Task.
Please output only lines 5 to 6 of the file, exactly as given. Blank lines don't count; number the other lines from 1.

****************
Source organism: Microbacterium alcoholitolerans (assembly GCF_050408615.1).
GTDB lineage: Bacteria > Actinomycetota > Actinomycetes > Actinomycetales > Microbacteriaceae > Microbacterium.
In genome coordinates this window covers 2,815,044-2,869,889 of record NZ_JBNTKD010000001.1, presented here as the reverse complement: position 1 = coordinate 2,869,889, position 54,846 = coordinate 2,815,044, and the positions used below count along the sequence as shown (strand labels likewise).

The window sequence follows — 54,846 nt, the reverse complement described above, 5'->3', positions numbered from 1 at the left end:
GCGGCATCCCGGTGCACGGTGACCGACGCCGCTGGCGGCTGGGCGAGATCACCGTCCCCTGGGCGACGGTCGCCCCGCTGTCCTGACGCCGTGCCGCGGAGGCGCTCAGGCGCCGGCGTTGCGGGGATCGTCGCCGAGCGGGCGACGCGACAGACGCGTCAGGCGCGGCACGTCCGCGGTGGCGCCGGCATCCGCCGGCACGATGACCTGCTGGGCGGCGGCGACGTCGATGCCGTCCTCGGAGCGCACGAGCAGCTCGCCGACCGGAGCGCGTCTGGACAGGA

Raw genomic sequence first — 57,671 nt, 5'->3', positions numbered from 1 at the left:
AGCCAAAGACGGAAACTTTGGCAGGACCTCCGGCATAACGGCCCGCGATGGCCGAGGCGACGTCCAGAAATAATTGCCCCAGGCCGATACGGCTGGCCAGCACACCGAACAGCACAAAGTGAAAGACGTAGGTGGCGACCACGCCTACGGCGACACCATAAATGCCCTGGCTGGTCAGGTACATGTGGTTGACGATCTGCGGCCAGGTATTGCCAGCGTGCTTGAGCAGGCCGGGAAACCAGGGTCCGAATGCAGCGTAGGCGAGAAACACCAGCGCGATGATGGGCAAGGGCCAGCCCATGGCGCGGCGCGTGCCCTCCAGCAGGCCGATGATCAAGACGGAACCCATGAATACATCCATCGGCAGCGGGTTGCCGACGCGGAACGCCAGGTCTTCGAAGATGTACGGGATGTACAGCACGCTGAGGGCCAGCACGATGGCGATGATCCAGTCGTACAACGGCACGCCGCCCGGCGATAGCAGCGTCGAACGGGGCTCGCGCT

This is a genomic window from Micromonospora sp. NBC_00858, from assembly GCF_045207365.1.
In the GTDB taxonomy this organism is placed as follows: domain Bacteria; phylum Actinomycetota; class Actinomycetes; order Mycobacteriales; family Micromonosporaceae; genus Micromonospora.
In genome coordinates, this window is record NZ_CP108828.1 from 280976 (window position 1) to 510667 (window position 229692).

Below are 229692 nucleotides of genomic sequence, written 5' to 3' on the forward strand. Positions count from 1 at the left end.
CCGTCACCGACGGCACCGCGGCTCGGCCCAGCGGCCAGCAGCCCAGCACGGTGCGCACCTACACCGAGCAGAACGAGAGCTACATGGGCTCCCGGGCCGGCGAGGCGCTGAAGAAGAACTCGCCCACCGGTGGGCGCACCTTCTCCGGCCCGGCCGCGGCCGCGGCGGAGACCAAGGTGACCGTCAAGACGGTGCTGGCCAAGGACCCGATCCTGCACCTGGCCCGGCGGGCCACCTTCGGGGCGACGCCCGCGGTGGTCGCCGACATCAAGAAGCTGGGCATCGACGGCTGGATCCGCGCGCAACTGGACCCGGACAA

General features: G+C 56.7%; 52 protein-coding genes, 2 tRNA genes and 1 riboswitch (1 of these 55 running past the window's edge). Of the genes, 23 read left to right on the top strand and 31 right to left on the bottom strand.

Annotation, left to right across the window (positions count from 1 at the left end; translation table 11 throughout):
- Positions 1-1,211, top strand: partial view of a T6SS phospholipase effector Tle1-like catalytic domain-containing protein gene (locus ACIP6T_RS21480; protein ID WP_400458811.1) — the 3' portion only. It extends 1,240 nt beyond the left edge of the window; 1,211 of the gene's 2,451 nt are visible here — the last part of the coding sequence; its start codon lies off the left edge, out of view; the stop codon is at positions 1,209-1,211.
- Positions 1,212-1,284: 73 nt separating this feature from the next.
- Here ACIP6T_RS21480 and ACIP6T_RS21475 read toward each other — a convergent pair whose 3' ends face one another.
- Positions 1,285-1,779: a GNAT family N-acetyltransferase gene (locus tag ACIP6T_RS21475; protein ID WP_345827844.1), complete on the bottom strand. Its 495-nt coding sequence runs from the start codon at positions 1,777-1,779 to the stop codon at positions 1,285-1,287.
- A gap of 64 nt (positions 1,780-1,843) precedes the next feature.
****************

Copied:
GCGGCATCCCGGTGCACGGTGACCGACGCCGCTGGCGGCTGGGCGAGATCACCGTCCCCTGGGCGACGGTCGCCCCGCTGTCCTGACGCCGTGCCGCGGAGGCGCTCAGGCGCCGGCGTTGCGGGGATCGTCGCCGAGCGGGCGACGCGACAGACGCGTCAGGCGCGGCACGTCCGCGGTGGCGCCGGCATCCGCCGGCACGATGACCTGCTGGGCGGCGGCGACGTCGATGCCGTCCTCGGAGCGCACGAGCAGCTCGCCGACCGGAGCGCGTCTGGACAGGA

Raw genomic sequence first — 57,671 nt, 5'->3', positions numbered from 1 at the left: